Adding elements to lists

As we saw in the introduction, Lists are mutable collections. That means we can modify lists, and one of the most common modifications is adding things to them. We can add elements in different positions, but the most common operation is adding elements "at the end". For that, we use the append method:

my_list = ['a', 'b', 'c']

# Append an element (add at the end)

print(my_list)  # ['a', 'b', 'c', 'd']

In this example we've just "mutated" (modified) my_list and added the element 'd' at the end of it (we've "appended" it).

We can also add elements at the beginning of the list with the insert method:

my_list = ['a', 'b', 'c']

# Insert Z at the beginning of the list
my_list.insert(0, 'Z')

print(my_list)  # ['Z', 'a', 'b', 'c']

As you can see in our previous example, the insert method receives two parameters: the first one is the "position" to insert the element (0 in our example) and the second one is the actual element to insert (Z). That means that insert can be used not only to insert elements at the beginning of a list, but in any position. Example:

my_list = ['a', 'b', 'c']

# Insert X in position 1
my_list.insert(1, 'X')

print(my_list)  # ['a', 'X', 'b', 'c']

# Insert Y in position 3
my_list.insert(3, 'Y')

print(my_list)  # ['a', 'X', 'b', 'Y', 'c']

As you can see from these examples, we're using integers to specify the positions, which start counting from 0 (0 is the first position). We'll learn more about this in the " Indexing" section later.

You can also "simulate" the append method using the insert method by computing the correct position. Check the following example:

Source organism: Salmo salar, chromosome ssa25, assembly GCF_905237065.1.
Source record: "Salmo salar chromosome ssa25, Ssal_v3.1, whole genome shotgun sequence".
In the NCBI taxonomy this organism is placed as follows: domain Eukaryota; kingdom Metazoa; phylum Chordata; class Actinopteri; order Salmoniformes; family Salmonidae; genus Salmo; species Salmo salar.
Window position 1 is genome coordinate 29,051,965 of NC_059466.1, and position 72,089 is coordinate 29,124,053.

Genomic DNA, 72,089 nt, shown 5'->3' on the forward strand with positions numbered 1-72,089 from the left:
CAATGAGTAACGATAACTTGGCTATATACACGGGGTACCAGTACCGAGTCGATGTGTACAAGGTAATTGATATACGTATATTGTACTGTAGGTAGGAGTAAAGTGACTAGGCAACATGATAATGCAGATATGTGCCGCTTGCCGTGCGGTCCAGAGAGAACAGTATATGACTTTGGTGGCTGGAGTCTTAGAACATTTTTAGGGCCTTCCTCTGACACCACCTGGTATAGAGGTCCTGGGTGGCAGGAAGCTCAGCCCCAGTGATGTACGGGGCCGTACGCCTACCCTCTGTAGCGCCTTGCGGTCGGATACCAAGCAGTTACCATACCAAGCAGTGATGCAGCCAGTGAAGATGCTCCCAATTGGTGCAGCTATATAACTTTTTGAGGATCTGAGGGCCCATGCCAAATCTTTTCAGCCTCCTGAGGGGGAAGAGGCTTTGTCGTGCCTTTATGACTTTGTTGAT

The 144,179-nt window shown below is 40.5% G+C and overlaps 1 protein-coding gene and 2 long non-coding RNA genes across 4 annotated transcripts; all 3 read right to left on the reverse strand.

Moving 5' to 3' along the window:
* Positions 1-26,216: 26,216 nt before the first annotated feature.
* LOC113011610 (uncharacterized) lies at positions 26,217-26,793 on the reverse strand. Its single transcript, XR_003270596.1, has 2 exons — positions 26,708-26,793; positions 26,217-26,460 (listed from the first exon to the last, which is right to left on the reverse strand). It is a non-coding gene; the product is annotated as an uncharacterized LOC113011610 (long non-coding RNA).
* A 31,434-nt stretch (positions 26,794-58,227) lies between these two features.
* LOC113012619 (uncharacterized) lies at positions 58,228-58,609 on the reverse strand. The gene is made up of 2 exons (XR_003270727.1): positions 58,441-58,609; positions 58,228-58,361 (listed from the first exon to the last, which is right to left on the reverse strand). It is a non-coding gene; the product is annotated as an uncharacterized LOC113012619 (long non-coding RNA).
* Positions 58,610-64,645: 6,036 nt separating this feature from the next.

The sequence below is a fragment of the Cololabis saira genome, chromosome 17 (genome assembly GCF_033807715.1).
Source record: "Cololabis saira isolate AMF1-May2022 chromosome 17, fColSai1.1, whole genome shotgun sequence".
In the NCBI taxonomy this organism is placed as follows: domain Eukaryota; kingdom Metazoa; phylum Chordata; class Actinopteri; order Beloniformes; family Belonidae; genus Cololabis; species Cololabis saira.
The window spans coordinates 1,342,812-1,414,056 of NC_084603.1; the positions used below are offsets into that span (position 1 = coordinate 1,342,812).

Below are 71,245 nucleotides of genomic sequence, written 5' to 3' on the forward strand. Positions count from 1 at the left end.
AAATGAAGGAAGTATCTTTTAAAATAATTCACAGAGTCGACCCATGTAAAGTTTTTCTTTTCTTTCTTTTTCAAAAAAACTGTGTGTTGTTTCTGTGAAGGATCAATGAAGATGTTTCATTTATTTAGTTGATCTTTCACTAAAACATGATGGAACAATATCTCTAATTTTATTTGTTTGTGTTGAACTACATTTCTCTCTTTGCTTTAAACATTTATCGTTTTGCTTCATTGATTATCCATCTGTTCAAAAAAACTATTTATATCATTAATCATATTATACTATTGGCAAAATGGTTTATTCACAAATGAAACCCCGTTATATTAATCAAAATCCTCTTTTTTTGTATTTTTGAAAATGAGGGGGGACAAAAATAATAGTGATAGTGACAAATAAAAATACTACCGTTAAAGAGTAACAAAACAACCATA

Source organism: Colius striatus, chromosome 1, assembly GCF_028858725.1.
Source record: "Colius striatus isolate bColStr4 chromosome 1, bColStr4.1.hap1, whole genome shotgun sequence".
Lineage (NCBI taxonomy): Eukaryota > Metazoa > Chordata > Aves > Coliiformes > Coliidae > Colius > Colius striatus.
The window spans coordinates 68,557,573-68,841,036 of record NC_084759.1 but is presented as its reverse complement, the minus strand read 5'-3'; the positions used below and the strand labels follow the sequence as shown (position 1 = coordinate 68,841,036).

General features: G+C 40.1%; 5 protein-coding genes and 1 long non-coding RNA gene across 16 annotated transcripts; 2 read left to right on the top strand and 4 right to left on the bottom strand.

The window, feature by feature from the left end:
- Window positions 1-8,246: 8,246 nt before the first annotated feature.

list_1 = ['a', 'b', 'c']
list_2 = ['a', 'b', 'c']

list_2.insert(3, 'X')

print(list_1)  # ['a', 'b', 'c', 'X']
print(list_2)  # ['a', 'b', 'c', 'X']

The trick is calculating the right position for insert, which in the case of the last one, is just the length of the list, which you can dynamically get with the "total length" of the list:

list_1 = []

list_1.insert(len(list_1), 'a')
print(list_1)  # ['a']

list_1.insert(len(list_1), 'b')
print(list_1)  # ['a', 'b']

list_1.insert(len(list_1), 'c')
print(list_1)  # ['a', 'b', 'c']

Pay attention to the position in our previous example, it's always the length of the list computed dinamically with the len function.

IMPORTANT: Even though you can "replicate" the functionality of append using insert + len, if you want to add an element to the end of a list ("append it"), prefer the append method. It's a lot more clear and explicit.